• Compassion: Caring and empathy are valuable when taking care of individuals who are in sick or injured. Remember that patients may be scared or in pain and need to be comforted, reassured, and motivated to fight through their illnesses.
    • Detail-oriented and organized: NPs often work with multiple patients and healthcare professional at a time and so they need to be able to keep track of what has been done and what needs to be done. In addition, attention to detail is key; one small mistake can have a big impact on a patient’s condition and life.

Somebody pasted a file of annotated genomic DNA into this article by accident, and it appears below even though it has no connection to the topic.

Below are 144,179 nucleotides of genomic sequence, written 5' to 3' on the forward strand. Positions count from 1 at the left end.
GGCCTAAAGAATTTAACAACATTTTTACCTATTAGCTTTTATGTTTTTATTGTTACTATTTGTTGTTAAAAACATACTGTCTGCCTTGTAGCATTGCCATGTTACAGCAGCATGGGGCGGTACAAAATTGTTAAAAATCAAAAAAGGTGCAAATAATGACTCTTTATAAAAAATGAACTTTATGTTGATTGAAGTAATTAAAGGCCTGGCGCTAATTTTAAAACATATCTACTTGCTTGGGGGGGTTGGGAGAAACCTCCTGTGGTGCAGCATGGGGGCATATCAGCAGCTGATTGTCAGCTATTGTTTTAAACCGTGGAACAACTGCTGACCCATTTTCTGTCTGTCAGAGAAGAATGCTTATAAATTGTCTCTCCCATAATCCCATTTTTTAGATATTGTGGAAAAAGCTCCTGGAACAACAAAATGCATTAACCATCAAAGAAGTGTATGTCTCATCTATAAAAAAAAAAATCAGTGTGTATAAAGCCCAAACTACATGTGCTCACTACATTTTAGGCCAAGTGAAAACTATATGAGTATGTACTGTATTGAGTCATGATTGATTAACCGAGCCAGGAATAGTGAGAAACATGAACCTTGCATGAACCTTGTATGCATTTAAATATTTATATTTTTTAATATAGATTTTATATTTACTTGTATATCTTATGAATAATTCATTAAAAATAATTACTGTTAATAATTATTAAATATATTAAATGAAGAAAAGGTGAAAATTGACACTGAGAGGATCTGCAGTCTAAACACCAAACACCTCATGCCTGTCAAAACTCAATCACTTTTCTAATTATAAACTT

• Effective coping with stress: Nurse Practitioners should be able to cope with stress in effective and healthy ways because they often work in urgent, emergency and/or other sensitive situations and face continual workplace pressures and stressors.


  • Nurse practitioners are most interested in prevention and maintenance, providing excellent education for the patient and family.


  • Ensure that you are getting your education from an accredited school.